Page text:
Congressional session ends: What did Nevada gain?

LAS VEGAS — By the skin of their teeth, congressional lawmakers passed a $1 trillion budget through next summer, approved all military spending and passed a series of tax breaks.

Amid sometimes high-stakes drama, Congress got it all done in a flurry of last-minute legislating and back-room deals during the lame-duck session.

It was also Sen. Harry Reid’s final few weeks as Senate majority leader. The Nevada Democrat will hand over power to Republicans when the new Congress takes over in January.

But Reid and the rest of the Nevada delegation made sure that plenty affecting Nevada made it into the final pieces of legislation of the 113th Congress. Here’s what lawmakers agreed to that could affect you:

Extended tax breaks

When Nevadans file their federal income taxes in April, they’ll still be able to deduct state and local sales tax they paid. A tax break package Congress passed retroactively extended this rule for tax year 2014, benefiting taxpayers in Nevada who can’t deduct state income tax because they don’t pay it.

Nevadans who refinanced their homes or were underwater on their mortgages will also be able to deduct the difference on their debt for tax year 2014. Reid had wanted both these tax breaks to be permanent, but they’ll have to be renewed next year, too.

Mostly rural counties in Nevada with lots of federal land will receive roughly $20-$25 million total to take the place of tax revenue they would stand to earn if they owned the land and could collect property taxes on it. These payments in lieu of taxes have become a key budget filler for many rural counties in Nevada.

Thousands of acres of federally owned land in Nevada will open up to commercial development in exchange for closing about 75,000 acres of land for wilderness protection.

Reid negotiated eight Nevada lands bills, some of which affect Las Vegas, into an unrelated, must-pass defense spending bill. It’s the most significant lands package to pass Congress since 2009, but it was a controversial move that earned the scorn of budget hawks like retiring Republican Sen. Tom Coburn of Oklahoma, who called the defense bill, filled with unrelated federal lands bills, “the worst of Washington.”

Gov. Brian Sandoval and Nevada’s entire delegation celebrated the bill’s passage as a win for the state: Nevada will have a national monument protecting ancient mammoth fossils in the North Las Vegas valley, the downtrodden city of Yerington will more easily be able to expand a copper mine and many more development projects in the state can get underway.

“This bill will open the door to economic development, job creation, mining, ranching and protect some of Nevada’s treasured lands,” Sandoval said in a statement.


Once again, the government will have no substantial funding to create a nuclear waste repository in Nevada’s Yucca Mountain.

The House of Representatives passed a spending bill for the Department of Energy earlier this fall that contained about $200 million to restart the program about 90 miles north of Las Vegas. But Reid made sure the final spending bill Congress passed this week stripped the Yucca Mountain project of all new funding.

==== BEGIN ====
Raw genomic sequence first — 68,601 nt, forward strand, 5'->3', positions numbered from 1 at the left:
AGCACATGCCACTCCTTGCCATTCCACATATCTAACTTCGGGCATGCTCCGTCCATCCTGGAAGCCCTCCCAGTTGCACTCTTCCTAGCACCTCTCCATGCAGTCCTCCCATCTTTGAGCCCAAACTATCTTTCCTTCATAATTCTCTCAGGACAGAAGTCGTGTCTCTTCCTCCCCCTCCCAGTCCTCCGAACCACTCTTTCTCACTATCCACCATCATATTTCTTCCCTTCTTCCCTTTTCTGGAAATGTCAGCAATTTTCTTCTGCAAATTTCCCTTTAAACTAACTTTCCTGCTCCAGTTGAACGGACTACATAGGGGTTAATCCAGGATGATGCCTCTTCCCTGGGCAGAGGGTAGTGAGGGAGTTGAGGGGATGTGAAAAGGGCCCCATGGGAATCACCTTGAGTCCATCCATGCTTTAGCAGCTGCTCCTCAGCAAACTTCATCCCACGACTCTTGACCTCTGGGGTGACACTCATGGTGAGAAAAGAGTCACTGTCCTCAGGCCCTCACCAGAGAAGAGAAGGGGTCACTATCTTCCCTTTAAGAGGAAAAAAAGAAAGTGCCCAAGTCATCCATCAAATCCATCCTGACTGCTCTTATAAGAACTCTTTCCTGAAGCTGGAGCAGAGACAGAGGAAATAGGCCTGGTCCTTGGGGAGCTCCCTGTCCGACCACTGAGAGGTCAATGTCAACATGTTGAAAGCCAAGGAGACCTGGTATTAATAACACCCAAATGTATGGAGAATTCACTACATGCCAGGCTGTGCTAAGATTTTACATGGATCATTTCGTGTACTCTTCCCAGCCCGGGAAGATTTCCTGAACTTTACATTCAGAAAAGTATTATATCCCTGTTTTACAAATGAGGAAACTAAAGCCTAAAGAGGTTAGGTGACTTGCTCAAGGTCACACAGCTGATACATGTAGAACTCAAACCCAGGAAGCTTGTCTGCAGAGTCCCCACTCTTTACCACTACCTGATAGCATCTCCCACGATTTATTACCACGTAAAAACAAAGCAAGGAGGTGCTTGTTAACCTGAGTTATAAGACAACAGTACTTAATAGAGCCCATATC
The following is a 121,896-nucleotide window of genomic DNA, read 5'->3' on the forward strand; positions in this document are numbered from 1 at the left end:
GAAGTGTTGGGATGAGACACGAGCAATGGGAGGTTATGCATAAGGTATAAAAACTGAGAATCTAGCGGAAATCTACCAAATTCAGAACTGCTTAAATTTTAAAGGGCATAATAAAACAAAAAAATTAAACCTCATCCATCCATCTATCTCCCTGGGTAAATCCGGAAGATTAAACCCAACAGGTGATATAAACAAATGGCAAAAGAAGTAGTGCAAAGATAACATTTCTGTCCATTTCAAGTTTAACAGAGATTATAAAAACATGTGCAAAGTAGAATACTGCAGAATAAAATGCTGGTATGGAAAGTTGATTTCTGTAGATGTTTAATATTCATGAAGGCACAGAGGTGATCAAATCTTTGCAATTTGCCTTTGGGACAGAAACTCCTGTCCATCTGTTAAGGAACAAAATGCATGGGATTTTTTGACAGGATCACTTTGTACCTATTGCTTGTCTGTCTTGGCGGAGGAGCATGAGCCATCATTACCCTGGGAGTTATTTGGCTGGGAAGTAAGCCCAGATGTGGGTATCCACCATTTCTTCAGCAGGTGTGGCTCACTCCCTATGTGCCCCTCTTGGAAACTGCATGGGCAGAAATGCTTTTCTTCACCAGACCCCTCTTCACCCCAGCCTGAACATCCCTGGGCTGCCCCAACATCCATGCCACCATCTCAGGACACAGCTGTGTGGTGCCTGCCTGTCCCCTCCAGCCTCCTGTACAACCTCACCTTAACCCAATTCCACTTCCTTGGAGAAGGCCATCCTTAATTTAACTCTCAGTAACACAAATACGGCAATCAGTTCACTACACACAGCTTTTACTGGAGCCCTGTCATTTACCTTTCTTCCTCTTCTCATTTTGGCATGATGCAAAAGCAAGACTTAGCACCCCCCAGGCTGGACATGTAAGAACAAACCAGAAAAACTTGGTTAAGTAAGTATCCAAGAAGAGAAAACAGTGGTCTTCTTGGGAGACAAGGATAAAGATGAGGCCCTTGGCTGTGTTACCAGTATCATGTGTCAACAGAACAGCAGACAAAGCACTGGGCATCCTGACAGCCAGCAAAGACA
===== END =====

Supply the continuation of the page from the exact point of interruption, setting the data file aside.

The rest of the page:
With just a small pot of money left from the $15 billion the government’s spent so far on Yucca, it will stay untouched for at least another year.


The spending bill also put the brakes on another impending government decision that will affect Nevada: whether to list the sage grouse as an endangered species. The Fish and Wildlife Service is under a court-mandated deadline to make that decision by September 2015, but language Rep. Mark Amodei, the Northern Nevada Republican, inserted into the spending bill prohibits the government from using money next year to make that decision. Listing the bird could put a dent in northern Nevada’s economy by closing off land for recreation and grazing.

But the sage grouse is threatened in Nevada and nine other states by wildfires and commercial development. It’s likely states and the Bureau of Land Management will still work on plans to preserve the sage grouse.

Conservationists and the Obama administration decried Amodei’s delay on the decision.

“We don’t like seeing politics trump science around Endangered Species Act issues,” said Ken Rait, the director of the Western Lands Initiative with Pew Charitable Trusts. “And that’s precisely what’s happening with this.”

Promoted international tourism

Lawmakers also renewed the Travel Promotion Act, a partnership between the federal government and the private sector to promote U.S. cities abroad.

Known as “Brand USA,” Reid and Rep. Dina Titus, a Las Vegas Democrat, co-sponsored the measure and the original bill in 2010 because Titus said it’s “yielded significant benefits to Southern Nevada and our nation’s economy by fostering tourism.”

Reid’s staff said in 2013 it helped bring more than 1 million visitors to Las Vegas and create 53,000 jobs.


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